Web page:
I think it’s about time someone finally said it: Telephones should come with child safety locks just like prescription medicines.
There -- I’m glad I got that off my chest.
The reason is quite evident -- if the phone manufacturers would concede, maybe I could actually get something done during the day. Otherwise, I will continue to hear those dreaded words every day when I pick up the intercom on my office phone: "Ken, your son is on line one."
When the school day is done, my kids call me… at work… while I’m in a meeting... with important questions like:
"Dad, can the dog take a shower?"
Or, "Dad, what do I smell like?"
Or, better yet: "Daddy, I just ran into the door and swallowed my loose tooth. Mommy said the Tooth Fairy would probably pay up even before I pass it. Guess what ‘pass it’ means?"
Now, for those of you who have answered the "pass it" question while there are clients sitting in your office, sipping a hot beverage, starring at you while you attempt a normal expression, you will understand when I announce that I have memorized the exact number of days until my children leave for college.
You will also know the standard response passed down through the generations of fathers to their children in situations like these: "Why are you calling me -- where’s your mother?"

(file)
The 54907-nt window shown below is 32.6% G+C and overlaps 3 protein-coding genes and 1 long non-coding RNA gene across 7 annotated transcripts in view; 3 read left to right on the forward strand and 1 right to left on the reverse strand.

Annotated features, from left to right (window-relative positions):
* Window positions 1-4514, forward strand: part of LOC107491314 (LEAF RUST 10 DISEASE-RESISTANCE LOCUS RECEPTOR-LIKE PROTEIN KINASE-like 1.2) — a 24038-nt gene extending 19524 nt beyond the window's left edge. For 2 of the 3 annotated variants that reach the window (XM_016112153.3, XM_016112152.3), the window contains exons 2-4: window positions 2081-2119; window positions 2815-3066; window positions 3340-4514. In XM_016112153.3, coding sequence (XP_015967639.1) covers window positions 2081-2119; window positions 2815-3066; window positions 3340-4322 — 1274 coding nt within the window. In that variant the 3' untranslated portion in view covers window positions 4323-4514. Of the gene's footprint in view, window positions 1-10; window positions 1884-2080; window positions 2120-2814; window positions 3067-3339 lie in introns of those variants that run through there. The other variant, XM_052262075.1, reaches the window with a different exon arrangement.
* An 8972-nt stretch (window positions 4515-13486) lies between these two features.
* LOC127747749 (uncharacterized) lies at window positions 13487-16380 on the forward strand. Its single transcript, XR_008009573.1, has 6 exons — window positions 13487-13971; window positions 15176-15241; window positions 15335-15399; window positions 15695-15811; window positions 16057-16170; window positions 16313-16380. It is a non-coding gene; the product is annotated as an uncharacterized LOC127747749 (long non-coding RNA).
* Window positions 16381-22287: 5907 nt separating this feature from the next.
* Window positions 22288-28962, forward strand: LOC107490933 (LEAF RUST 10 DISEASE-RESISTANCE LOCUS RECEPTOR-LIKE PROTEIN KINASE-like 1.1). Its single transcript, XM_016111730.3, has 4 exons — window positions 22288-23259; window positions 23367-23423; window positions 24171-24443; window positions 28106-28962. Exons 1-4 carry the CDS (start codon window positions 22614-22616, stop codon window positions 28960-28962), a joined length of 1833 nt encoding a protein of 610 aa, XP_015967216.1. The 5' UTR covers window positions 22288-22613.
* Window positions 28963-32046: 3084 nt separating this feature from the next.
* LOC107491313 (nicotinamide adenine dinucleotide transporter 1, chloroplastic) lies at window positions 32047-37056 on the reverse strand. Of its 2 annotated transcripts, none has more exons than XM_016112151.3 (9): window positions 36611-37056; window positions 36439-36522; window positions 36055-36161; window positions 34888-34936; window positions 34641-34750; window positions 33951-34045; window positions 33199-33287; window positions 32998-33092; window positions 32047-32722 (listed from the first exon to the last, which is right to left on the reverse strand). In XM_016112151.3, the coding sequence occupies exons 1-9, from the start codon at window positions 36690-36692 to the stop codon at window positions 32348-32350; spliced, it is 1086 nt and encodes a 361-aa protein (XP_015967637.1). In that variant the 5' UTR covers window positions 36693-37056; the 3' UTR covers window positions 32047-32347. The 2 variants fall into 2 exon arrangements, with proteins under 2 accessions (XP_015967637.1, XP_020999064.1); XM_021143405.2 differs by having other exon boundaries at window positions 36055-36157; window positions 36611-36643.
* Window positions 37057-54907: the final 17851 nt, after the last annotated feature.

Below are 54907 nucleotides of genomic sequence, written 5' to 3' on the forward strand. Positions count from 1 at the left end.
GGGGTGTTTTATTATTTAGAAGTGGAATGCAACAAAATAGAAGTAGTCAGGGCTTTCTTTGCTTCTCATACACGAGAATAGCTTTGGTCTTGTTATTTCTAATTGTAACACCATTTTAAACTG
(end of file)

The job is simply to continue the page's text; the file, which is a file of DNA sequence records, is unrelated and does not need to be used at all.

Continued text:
I have discovered, however, that children call their fathers when they can’t locate their mothers. And so, as the moms of this world step into their bathrooms, or are away from their desk at work, or hide under the house for some peace and quiet, dads are called away from their staff meetings to referee fights, grant permission for friends to spend the night, and tell baby dolls to "listen to your mother and take a nap right now!"
Once again I am having the typical week. The kind where my assistant wonders out loud who she works for -- my kids or me. I think my boss wonders the same thing.
So, the other day, I laid down the law and told my children not to call me UNLESS there’s no way they can ask their mom the same question.
The reprieve lasted exactly 15 hours. Then my son called.
"Where’s your mom?" I asked him.
"She’s locked in the car."
"Don’t you mean locked out of the car?"
"No," he explained. "She’s in the car."
"I don’t know -- I was drying my shoes in the microwave and she just sort of flipped out."
"What?" I asked.
"Yeah, I know," he said incredulously. "I think mom thinks we can’t see her but who else would be in the backseat under the dog’s car blanket?"
I paused to catch my breath. "So, where’s your sister?"
"She’s in the garage tapping on the car window. I have to relieve her in 10 minutes. If mom stays out there all day, can I eat the Jell-O right out of the box?"
And so the cycle continues until college -- or, as I like to say, 3,285 days, 18 hours and 46 minutes.